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### How to Factor

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Date: 7/25/96 at 13:33:39
From: Anonymous
Subject: An Example and Explanation of How to Factor

Here's the problem: I'm working on this summer review packet and I
have totally forgotten how to factor. I need help with stuff like
8x^2+3x-5.

If you could just give me an example, I could probably get the rest
myself. Thanks!
```

```
Date: 7/28/96 at 20:33:0
From: Doctor Erich
Subject: Re: An Example and Explanation of How to Factor

Louie,

There are a couple of ways to factor polynomials.  If you look at
a polynomial like 8x^2+3x-5, you can notice a couple of things which

First of all, the coefficient of the x^2 term and the coefficient of the
constant(x^0) term, in this case 8 and -5 , are very helpful. It tells
you that if the polynomial is factorable it will have to look something
like (ax + b)(cx + d) where a*c = 8 and b*d = -5.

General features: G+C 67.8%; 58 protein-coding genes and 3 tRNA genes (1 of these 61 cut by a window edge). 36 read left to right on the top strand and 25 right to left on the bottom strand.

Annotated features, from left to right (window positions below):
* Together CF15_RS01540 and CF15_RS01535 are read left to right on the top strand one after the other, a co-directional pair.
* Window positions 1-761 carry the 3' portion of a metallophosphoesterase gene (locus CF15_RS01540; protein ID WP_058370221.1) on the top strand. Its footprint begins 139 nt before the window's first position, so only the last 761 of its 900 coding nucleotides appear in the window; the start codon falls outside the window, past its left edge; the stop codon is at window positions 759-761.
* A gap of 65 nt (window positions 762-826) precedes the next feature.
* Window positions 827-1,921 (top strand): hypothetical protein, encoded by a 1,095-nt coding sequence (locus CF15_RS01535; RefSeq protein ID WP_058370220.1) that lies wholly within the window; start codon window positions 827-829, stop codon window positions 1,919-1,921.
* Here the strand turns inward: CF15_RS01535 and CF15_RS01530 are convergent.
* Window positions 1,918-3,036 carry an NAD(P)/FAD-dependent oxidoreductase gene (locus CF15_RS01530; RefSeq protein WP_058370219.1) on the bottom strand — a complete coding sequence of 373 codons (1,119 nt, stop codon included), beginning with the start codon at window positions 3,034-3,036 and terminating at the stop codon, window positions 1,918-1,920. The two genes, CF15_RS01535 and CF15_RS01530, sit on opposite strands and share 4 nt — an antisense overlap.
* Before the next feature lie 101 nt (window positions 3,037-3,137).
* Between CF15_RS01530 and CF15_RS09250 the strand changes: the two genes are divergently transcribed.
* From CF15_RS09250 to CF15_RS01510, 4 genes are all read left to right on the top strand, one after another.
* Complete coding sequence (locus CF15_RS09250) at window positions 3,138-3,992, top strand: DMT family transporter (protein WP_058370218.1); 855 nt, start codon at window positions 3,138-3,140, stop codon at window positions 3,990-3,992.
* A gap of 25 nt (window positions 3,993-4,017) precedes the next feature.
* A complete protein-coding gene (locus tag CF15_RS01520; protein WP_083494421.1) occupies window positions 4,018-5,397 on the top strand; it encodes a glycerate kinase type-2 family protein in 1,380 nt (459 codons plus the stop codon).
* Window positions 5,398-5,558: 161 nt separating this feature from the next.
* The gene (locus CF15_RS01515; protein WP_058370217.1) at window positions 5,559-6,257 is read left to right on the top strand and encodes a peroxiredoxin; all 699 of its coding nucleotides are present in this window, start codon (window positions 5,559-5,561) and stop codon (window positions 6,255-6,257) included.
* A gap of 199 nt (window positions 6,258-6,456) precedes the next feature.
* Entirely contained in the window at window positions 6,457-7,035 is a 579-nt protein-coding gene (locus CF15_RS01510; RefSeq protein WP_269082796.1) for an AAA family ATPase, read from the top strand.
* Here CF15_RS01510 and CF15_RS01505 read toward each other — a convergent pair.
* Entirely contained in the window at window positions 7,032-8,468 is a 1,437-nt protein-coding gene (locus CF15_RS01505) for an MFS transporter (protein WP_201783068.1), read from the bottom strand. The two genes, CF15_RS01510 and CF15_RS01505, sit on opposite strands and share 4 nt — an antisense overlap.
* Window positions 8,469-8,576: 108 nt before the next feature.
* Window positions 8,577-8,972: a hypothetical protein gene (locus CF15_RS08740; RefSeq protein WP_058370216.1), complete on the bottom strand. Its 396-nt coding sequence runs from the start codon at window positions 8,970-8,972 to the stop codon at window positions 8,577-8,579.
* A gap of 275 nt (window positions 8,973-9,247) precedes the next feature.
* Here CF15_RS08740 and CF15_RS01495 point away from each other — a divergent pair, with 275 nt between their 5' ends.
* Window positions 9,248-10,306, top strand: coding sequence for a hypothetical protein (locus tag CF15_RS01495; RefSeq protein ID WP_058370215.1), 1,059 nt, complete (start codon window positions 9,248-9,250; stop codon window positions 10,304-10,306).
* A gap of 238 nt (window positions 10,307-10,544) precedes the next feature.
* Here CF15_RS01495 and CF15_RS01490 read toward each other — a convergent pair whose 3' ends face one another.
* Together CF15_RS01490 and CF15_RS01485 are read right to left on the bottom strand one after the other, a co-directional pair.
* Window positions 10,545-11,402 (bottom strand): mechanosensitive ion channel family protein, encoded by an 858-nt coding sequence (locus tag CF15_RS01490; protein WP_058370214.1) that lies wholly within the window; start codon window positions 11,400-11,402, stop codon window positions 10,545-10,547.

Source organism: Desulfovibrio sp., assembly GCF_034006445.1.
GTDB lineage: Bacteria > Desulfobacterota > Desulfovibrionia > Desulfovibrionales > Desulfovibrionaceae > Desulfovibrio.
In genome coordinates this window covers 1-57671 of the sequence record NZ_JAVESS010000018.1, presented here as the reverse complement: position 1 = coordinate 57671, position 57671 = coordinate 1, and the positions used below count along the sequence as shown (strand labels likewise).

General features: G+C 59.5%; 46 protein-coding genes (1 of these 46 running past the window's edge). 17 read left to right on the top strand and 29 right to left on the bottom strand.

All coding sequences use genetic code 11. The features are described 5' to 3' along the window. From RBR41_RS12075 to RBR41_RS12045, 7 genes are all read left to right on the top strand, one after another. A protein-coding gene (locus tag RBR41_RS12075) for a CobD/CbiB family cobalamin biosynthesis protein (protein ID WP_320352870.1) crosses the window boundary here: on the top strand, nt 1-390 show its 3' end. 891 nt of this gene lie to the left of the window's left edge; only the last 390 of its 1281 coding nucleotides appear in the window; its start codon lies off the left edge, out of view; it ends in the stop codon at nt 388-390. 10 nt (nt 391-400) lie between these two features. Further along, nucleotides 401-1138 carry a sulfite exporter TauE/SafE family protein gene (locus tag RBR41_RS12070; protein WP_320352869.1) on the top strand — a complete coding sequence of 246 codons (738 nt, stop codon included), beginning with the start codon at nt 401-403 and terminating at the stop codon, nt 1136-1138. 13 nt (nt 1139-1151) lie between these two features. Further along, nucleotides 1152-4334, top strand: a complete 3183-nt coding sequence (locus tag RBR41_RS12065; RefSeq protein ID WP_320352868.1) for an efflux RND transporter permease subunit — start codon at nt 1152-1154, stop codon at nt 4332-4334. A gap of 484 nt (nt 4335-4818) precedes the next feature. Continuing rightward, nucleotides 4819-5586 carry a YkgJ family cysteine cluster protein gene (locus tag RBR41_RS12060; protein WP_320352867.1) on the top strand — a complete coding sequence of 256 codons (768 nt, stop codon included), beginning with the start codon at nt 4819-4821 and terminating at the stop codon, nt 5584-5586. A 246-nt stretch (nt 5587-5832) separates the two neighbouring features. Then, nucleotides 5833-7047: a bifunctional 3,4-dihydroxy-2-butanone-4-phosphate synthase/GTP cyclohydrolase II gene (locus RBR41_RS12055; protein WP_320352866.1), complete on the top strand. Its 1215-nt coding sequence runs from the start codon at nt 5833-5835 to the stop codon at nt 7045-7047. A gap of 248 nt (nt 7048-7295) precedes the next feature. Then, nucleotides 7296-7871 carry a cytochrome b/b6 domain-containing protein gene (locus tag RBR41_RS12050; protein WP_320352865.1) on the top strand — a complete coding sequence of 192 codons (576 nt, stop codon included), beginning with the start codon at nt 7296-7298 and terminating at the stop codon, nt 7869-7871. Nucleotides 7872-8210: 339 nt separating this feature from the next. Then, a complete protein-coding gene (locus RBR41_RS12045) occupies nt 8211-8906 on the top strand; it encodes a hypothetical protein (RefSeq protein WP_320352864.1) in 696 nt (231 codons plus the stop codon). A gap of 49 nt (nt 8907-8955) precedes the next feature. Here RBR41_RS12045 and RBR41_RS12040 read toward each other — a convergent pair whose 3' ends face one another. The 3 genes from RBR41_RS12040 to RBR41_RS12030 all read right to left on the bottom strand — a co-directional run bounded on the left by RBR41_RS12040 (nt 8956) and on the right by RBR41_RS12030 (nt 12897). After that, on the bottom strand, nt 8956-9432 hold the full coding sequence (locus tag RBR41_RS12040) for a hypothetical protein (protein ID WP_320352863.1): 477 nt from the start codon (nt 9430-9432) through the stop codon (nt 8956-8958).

This helps us out because now we know that either b or d must be negative,
while a and c have to be something like 2 and 4, or -8 and -1.  Since the
middle term is a 3, you also know that a*d + b*c = 3.

This gives enough information to try plugging in a few numbers and see
what happens. We know either b or d are 1 and -5 or -1 and 5, so let's
try the first set.  (ax + 1)(bx - 5)....Hmmmm.

Now let's use the other information at our disposal. -5a + b = 3 and
a*b = 8.  If you really get desperate, you can solve these equations
or notice that if a = 1 and b = 8, then (x+1)(8x-5)=8x^2+3x-5.  Bingo!

If you really get stuck on any equation like ax^2+bx+c where a,b,c are
just numbers, you can use the quadratic formula, which is a formula
that will tell you the answers to the equation. The quadratic formula
can be found in most textbooks. (I'd write it here, but I really don't
think I could do it justice on this computer.)  It's really helpful,
especially if you get a really nasty polynomial... but remember it
only works if x^2 is the largest power you're raising something to.

If you have to deal with bigger polynomials, something like
x^4 + 10x^3 + 8x^2 - 15, you have to use factor division, which is in
most high school Algebra II books.  If you've never seen a problem
like the one I wrote down, don't worry about factor division; you
might learn it next year in school.

Good luck in your math classes next year in school.

-Doctor Erich,  The Math Forum
Check out our web site!  http://mathforum.org/dr.math/
```
Associated Topics:
High School Polynomials
Middle School Factoring Expressions

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